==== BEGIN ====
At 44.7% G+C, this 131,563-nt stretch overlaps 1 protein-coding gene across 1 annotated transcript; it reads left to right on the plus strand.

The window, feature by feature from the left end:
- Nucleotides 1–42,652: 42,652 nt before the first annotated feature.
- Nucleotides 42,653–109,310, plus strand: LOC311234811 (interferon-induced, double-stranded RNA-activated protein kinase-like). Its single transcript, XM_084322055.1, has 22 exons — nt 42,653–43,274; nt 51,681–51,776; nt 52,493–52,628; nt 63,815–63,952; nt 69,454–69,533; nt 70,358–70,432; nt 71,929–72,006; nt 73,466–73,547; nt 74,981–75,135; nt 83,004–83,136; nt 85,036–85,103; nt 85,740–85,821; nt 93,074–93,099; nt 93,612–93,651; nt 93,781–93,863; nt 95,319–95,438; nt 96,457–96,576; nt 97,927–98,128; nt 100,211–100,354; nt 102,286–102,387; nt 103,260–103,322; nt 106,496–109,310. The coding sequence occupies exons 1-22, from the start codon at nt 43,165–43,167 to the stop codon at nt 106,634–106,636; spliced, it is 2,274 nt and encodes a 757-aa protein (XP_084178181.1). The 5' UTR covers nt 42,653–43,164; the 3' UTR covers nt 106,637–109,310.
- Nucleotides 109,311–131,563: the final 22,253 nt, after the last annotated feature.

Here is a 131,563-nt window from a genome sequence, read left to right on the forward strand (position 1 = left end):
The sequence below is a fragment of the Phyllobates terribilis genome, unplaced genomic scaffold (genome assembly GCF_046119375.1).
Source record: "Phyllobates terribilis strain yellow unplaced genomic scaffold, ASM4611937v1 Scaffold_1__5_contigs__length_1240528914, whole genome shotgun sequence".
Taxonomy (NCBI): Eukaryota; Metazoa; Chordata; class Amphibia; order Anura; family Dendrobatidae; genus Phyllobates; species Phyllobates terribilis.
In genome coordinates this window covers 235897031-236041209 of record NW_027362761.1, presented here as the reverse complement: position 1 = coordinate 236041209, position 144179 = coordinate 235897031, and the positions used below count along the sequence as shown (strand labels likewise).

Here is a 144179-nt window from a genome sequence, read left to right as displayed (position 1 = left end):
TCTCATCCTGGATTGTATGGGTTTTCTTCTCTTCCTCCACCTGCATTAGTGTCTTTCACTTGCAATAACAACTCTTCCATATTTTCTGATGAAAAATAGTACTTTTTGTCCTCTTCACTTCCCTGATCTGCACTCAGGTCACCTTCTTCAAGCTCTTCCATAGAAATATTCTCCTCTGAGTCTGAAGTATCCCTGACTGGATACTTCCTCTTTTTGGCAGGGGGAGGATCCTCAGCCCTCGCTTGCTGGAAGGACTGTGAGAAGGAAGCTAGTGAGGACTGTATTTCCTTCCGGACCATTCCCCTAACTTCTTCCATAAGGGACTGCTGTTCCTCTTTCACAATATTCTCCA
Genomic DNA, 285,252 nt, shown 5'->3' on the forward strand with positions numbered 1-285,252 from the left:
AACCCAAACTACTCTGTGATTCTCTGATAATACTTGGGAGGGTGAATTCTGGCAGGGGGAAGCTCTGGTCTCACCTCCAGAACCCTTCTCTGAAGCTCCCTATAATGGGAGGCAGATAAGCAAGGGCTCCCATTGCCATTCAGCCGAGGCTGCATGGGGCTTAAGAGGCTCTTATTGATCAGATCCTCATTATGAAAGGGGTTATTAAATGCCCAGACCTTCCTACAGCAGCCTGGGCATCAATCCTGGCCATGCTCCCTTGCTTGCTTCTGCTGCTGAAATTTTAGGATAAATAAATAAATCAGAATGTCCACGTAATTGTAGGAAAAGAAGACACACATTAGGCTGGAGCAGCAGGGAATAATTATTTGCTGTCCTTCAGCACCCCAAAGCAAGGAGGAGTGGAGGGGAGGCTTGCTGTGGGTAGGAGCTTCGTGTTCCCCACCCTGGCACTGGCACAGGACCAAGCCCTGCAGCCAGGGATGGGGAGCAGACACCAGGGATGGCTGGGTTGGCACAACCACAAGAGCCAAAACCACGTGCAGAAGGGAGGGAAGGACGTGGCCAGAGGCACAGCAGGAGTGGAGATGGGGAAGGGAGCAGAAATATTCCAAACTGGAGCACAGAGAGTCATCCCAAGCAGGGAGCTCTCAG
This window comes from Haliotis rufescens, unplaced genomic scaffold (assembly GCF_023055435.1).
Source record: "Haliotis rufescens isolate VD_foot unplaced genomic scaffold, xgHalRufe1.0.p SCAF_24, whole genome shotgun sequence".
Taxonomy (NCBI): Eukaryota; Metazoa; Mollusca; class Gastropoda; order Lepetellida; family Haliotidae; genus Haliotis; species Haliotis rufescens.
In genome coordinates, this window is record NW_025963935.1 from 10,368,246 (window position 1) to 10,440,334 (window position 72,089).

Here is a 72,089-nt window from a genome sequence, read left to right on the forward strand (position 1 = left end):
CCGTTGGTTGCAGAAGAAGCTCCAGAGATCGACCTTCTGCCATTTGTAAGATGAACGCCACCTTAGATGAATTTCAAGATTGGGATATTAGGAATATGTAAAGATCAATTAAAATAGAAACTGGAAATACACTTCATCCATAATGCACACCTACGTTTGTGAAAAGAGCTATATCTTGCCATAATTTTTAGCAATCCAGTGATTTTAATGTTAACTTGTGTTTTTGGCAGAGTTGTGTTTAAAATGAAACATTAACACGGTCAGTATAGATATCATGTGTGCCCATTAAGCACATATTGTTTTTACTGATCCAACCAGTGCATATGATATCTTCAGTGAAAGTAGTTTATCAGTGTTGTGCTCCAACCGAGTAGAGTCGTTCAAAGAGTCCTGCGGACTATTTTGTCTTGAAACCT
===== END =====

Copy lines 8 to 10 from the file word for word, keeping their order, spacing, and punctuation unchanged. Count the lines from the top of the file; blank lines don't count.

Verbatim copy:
Source record: "Phyllobates terribilis strain yellow unplaced genomic scaffold, ASM4611937v1 Scaffold_1__5_contigs__length_1240528914, whole genome shotgun sequence".
Taxonomy (NCBI): Eukaryota; Metazoa; Chordata; class Amphibia; order Anura; family Dendrobatidae; genus Phyllobates; species Phyllobates terribilis.
In genome coordinates this window covers 235897031-236041209 of record NW_027362761.1, presented here as the reverse complement: position 1 = coordinate 236041209, position 144179 = coordinate 235897031, and the positions used below count along the sequence as shown (strand labels likewise).